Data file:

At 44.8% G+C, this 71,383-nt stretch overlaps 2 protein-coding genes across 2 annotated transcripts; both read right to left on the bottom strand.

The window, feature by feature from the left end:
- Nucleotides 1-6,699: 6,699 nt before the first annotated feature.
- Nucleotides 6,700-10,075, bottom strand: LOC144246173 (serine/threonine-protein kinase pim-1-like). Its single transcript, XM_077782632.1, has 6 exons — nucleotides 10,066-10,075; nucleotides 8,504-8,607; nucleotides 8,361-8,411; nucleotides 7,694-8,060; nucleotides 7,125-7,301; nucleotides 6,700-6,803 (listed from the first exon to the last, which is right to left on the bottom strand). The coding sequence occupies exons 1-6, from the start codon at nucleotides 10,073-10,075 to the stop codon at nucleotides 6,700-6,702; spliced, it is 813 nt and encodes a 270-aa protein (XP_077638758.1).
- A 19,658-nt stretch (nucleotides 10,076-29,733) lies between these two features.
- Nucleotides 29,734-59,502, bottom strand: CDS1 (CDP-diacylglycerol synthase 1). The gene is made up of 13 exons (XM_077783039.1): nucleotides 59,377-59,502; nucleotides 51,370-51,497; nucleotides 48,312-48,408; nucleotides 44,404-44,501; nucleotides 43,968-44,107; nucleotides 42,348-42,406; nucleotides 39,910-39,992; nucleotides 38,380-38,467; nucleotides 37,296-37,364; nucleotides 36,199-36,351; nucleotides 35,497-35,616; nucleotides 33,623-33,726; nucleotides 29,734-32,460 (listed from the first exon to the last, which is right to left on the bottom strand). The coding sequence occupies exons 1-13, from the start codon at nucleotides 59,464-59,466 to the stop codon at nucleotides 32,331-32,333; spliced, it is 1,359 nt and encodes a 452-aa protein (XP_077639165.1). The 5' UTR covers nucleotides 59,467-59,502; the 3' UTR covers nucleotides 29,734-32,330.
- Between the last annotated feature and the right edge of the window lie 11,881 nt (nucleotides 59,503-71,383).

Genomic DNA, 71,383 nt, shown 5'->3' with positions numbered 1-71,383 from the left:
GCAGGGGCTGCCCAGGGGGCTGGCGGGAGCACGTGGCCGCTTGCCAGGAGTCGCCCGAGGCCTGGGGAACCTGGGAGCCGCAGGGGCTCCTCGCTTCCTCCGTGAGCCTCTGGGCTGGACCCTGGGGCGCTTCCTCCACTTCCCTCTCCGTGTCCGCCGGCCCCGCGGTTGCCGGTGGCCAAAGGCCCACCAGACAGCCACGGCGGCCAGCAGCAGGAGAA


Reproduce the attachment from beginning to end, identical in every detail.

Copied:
At 44.8% G+C, this 71,383-nt stretch overlaps 2 protein-coding genes across 2 annotated transcripts; both read right to left on the bottom strand.

The window, feature by feature from the left end:
- Nucleotides 1-6,699: 6,699 nt before the first annotated feature.
- Nucleotides 6,700-10,075, bottom strand: LOC144246173 (serine/threonine-protein kinase pim-1-like). Its single transcript, XM_077782632.1, has 6 exons — nucleotides 10,066-10,075; nucleotides 8,504-8,607; nucleotides 8,361-8,411; nucleotides 7,694-8,060; nucleotides 7,125-7,301; nucleotides 6,700-6,803 (listed from the first exon to the last, which is right to left on the bottom strand). The coding sequence occupies exons 1-6, from the start codon at nucleotides 10,073-10,075 to the stop codon at nucleotides 6,700-6,702; spliced, it is 813 nt and encodes a 270-aa protein (XP_077638758.1).
- A 19,658-nt stretch (nucleotides 10,076-29,733) lies between these two features.
- Nucleotides 29,734-59,502, bottom strand: CDS1 (CDP-diacylglycerol synthase 1). The gene is made up of 13 exons (XM_077783039.1): nucleotides 59,377-59,502; nucleotides 51,370-51,497; nucleotides 48,312-48,408; nucleotides 44,404-44,501; nucleotides 43,968-44,107; nucleotides 42,348-42,406; nucleotides 39,910-39,992; nucleotides 38,380-38,467; nucleotides 37,296-37,364; nucleotides 36,199-36,351; nucleotides 35,497-35,616; nucleotides 33,623-33,726; nucleotides 29,734-32,460 (listed from the first exon to the last, which is right to left on the bottom strand). The coding sequence occupies exons 1-13, from the start codon at nucleotides 59,464-59,466 to the stop codon at nucleotides 32,331-32,333; spliced, it is 1,359 nt and encodes a 452-aa protein (XP_077639165.1). The 5' UTR covers nucleotides 59,467-59,502; the 3' UTR covers nucleotides 29,734-32,330.
- Between the last annotated feature and the right edge of the window lie 11,881 nt (nucleotides 59,503-71,383).

Genomic DNA, 71,383 nt, shown 5'->3' with positions numbered 1-71,383 from the left:
GCAGGGGCTGCCCAGGGGGCTGGCGGGAGCACGTGGCCGCTTGCCAGGAGTCGCCCGAGGCCTGGGGAACCTGGGAGCCGCAGGGGCTCCTCGCTTCCTCCGTGAGCCTCTGGGCTGGACCCTGGGGCGCTTCCTCCACTTCCCTCTCCGTGTCCGCCGGCCCCGCGGTTGCCGGTGGCCAAAGGCCCACCAGACAGCCACGGCGGCCAGCAGCAGGAGAA